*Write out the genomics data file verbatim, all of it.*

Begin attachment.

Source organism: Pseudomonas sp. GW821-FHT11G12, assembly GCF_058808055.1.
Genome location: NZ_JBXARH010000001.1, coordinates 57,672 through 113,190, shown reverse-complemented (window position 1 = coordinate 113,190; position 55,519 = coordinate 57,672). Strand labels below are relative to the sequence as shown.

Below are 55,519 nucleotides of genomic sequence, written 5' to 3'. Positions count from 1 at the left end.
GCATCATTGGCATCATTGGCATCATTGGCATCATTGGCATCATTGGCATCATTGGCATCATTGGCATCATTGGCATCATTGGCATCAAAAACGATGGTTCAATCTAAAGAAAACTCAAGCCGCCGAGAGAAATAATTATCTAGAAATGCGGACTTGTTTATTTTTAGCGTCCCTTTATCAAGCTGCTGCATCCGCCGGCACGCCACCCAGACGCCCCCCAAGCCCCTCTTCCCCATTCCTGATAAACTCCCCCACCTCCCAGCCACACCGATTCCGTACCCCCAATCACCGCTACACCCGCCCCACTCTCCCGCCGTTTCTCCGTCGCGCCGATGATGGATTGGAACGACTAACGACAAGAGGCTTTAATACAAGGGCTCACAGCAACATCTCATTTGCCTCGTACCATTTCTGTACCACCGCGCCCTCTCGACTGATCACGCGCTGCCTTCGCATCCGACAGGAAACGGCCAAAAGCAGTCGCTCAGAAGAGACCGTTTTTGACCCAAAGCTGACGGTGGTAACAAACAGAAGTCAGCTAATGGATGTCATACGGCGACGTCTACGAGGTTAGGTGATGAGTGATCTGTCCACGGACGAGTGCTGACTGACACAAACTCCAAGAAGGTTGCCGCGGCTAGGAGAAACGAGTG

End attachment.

Source organism: Pseudomonas sp. GW821-FHT11G12, assembly GCF_058808055.1.
Genome location: NZ_JBXARH010000001.1, coordinates 57,672 through 113,190, shown reverse-complemented (window position 1 = coordinate 113,190; position 55,519 = coordinate 57,672). Strand labels below are relative to the sequence as shown.

Below are 55,519 nucleotides of genomic sequence, written 5' to 3'. Positions count from 1 at the left end.
GCATCATTGGCATCATTGGCATCATTGGCATCATTGGCATCATTGGCATCATTGGCATCATTGGCATCATTGGCATCATTGGCATCAAAAACGATGGTTCAATCTAAAGAAAACTCAAGCCGCCGAGAGAAATAATTATCTAGAAATGCGGACTTGTTTATTTTTAGCGTCCCTTTATCAAGCTGCTGCATCCGCCGGCACGCCACCCAGACGCCCCCCAAGCCCCTCTTCCCCATTCCTGATAAACTCCCCCACCTCCCAGCCACACCGATTCCGTACCCCCAATCACCGCTACACCCGCCCCACTCTCCCGCCGTTTCTCCGTCGCGCCGATGATGGATTGGAACGACTAACGACAAGAGGCTTTAATACAAGGGCTCACAGCAACATCTCATTTGCCTCGTACCATTTCTGTACCACCGCGCCCTCTCGACTGATCACGCGCTGCCTTCGCATCCGACAGGAAACGGCCAAAAGCAGTCGCTCAGAAGAGACCGTTTTTGACCCAAAGCTGACGGTGGTAACAAACAGAAGTCAGCTAATGGATGTCATACGGCGACGTCTACGAGGTTAGGTGATGAGTGATCTGTCCACGGACGAGTGCTGACTGACACAAACTCCAAGAAGGTTGCCGCGGCTAGGAGAAACGAGTG